But there has been a recent uptick in the revenues that lotteries across the country are seeing.   It’s really no surprise with the economy in the tank like it is.   People just want a little of that magic to take away the sting of the headlines or that mortgage bill or the feeling that their retirement savings are just not going to cut it in the end.

But what about that math?

Wait, time out!  I know what you’re saying.  Here he goes off on some math thing again, but bare with me here.  And all you pro-lottery, “hey, I like playing and maybe I WILL win” people, read it all.  It’s not ALL math.

First, let’s consider the odds of winning the lottery.  And let’s use the big numbers because a) I like big numbers (especially the ones with dollar signs in front…ba dum dump) and b) it makes my point seem more important than some random essay on some blog somewhere.

In the big one, Powerball, the number of ways the 5 numbers on a given ticket can match the numbers drawn is figured out using the pre-calculus study of combinations and permutations., If the order of the numbers matters, it’s permutation we care about, if the order doesn’t matter, as in the lottery, it’s a combination.   The formula for this is:



A pretty innocuous looking thing isn’t it.   Two letters and a few exclamation points, a few horizontal lines … meh, what’s so taxing about that?  Well, it’s actually pretty powerful and the answer for increasing values of n and r gets pretty big, pretty fast.   What’s it mean?  Well, let’s say n is 4, the answer to 4! is 1x2x3x4=24.  Simple right? So whenever you see that ! notation, that means take all the numbers up to n and multiply them together.   n is the number of items in the group of things from which we’re choosing, which in the case of Powerball is 59 little white balls with numbers on them and r is the number of those balls we choose from those 59 (without duplicates, since once a ball is taken out of the blowing air it is not put back in).



In a spreadsheet, you could put that in as =FACT(59)/(FACT(5)*(FACT(59-5))).   Microsoft Excel has a nice function COMBIN() which you can use to figure the above as COMBIN(59,5).  You get the same results.  If you tried it you likely got 5,006,386.   So in lottery speak, that ‘s a 1 in 5,006,386 chance of winning.  This doesn’t quite match what the lottery says, but there’s a little more to the odds and that’s more math than you want and, hell, you may be beyond your limit already as it is.   So let’s just go with a little over 5 million.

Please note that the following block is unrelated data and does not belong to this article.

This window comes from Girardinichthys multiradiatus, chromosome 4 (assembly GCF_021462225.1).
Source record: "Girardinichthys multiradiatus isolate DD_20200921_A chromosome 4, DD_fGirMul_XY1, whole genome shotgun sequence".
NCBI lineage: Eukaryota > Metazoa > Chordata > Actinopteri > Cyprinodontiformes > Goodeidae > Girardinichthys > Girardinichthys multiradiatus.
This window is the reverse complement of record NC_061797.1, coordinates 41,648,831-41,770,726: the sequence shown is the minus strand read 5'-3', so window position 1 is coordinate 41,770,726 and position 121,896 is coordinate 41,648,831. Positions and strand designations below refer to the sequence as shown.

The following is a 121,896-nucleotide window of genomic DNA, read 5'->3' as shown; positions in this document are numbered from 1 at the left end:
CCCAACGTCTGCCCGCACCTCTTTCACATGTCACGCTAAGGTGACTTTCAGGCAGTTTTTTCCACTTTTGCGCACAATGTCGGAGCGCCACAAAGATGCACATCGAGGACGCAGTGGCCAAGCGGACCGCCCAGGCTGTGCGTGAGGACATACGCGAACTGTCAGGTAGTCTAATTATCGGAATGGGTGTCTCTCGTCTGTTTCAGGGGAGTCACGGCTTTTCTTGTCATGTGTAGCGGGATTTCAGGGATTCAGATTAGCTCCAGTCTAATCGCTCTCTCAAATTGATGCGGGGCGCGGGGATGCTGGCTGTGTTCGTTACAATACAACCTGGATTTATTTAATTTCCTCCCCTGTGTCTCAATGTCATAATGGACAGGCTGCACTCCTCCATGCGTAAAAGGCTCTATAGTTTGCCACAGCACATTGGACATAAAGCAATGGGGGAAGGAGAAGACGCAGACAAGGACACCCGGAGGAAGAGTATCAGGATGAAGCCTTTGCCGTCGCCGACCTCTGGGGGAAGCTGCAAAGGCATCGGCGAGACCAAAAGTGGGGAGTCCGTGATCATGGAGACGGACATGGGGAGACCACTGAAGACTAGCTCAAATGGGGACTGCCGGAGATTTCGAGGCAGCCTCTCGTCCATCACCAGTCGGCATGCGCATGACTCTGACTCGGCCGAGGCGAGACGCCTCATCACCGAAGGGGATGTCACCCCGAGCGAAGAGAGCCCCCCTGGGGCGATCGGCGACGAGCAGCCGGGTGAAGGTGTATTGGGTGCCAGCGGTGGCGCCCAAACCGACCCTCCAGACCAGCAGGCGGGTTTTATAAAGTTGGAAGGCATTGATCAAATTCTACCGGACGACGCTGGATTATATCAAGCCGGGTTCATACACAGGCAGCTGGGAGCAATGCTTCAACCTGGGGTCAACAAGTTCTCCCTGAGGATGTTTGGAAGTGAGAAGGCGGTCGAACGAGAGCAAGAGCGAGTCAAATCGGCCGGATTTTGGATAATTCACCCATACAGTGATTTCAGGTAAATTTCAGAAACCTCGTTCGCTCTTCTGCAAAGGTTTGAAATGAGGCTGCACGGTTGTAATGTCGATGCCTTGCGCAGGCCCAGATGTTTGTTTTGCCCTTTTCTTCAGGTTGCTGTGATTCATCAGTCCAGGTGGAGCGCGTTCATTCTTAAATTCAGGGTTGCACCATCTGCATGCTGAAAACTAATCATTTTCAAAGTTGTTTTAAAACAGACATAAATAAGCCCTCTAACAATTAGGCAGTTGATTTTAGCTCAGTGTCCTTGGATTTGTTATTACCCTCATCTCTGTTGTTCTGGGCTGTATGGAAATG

People look at that and don’t really comprehend that that’s 1 divided by 5,006,386 which is 0.000000199745.  Try putting 1/5,006,386 into a spreadsheet it gives you 1.99745E-07 which is scientific notation telling you to move the decimal seven places left.   Seven!  But say you format the cell to a number with two decimal places, it changes to 0.00.   Sure, you could click the little decimal place icon so that it added zeros to the right of the decimal but you’d have to click it 5 times to get a number other than zero and that number is just a 2.   So let’s face it, 0.000000199745 might as well be 0.00 which kinda means the chances of matching those five balls is zero.

Moreover, to get the jackpot, the really big money, Powerball throws in that red ball, which adds color to all that white but maybe also makes you think that it’s got some kind of magic (it is powerball, after all) or that it improves your odds of winning.   That red ball is selected from 39 red balls, another combination multiplied by the five million number above.   If you do that math, you’re looking at 1 in 195,249,054 (COMBIN(59,5)*COMBIN(39,1) ) which makes your odds of winning even more zero than before.